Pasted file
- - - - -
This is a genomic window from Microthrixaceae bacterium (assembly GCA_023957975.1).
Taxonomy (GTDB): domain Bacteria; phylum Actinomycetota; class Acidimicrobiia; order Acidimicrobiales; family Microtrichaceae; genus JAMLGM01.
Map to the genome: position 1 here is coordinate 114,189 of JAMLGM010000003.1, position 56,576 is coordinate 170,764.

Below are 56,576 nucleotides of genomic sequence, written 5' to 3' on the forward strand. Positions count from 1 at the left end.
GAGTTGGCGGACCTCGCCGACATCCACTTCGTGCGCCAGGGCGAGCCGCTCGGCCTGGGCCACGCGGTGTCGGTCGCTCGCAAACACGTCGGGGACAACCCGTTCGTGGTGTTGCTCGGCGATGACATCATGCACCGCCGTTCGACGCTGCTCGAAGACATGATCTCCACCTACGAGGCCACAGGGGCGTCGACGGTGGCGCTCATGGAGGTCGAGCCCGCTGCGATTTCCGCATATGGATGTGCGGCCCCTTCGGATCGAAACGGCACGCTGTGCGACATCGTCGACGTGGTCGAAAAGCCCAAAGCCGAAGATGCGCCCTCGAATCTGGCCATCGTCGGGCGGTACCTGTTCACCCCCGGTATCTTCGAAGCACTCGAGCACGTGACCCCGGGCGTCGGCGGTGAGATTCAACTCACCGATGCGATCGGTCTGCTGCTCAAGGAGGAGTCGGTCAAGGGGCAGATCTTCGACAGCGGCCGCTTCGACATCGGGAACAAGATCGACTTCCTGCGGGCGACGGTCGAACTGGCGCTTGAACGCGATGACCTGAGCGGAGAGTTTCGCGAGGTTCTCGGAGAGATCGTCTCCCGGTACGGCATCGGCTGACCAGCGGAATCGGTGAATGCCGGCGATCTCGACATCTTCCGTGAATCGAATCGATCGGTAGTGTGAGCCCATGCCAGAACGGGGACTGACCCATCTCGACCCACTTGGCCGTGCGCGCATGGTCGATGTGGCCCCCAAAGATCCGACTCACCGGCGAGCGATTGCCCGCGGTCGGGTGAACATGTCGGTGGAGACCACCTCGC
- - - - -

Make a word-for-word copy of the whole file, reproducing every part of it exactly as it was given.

This is a genomic window from Microthrixaceae bacterium (assembly GCA_023957975.1).
Taxonomy (GTDB): domain Bacteria; phylum Actinomycetota; class Acidimicrobiia; order Acidimicrobiales; family Microtrichaceae; genus JAMLGM01.
Map to the genome: position 1 here is coordinate 114,189 of JAMLGM010000003.1, position 56,576 is coordinate 170,764.

Below are 56,576 nucleotides of genomic sequence, written 5' to 3' on the forward strand. Positions count from 1 at the left end.
GAGTTGGCGGACCTCGCCGACATCCACTTCGTGCGCCAGGGCGAGCCGCTCGGCCTGGGCCACGCGGTGTCGGTCGCTCGCAAACACGTCGGGGACAACCCGTTCGTGGTGTTGCTCGGCGATGACATCATGCACCGCCGTTCGACGCTGCTCGAAGACATGATCTCCACCTACGAGGCCACAGGGGCGTCGACGGTGGCGCTCATGGAGGTCGAGCCCGCTGCGATTTCCGCATATGGATGTGCGGCCCCTTCGGATCGAAACGGCACGCTGTGCGACATCGTCGACGTGGTCGAAAAGCCCAAAGCCGAAGATGCGCCCTCGAATCTGGCCATCGTCGGGCGGTACCTGTTCACCCCCGGTATCTTCGAAGCACTCGAGCACGTGACCCCGGGCGTCGGCGGTGAGATTCAACTCACCGATGCGATCGGTCTGCTGCTCAAGGAGGAGTCGGTCAAGGGGCAGATCTTCGACAGCGGCCGCTTCGACATCGGGAACAAGATCGACTTCCTGCGGGCGACGGTCGAACTGGCGCTTGAACGCGATGACCTGAGCGGAGAGTTTCGCGAGGTTCTCGGAGAGATCGTCTCCCGGTACGGCATCGGCTGACCAGCGGAATCGGTGAATGCCGGCGATCTCGACATCTTCCGTGAATCGAATCGATCGGTAGTGTGAGCCCATGCCAGAACGGGGACTGACCCATCTCGACCCACTTGGCCGTGCGCGCATGGTCGATGTGGCCCCCAAAGATCCGACTCACCGGCGAGCGATTGCCCGCGGTCGGGTGAACATGTCGGTGGAGACCACCTCGC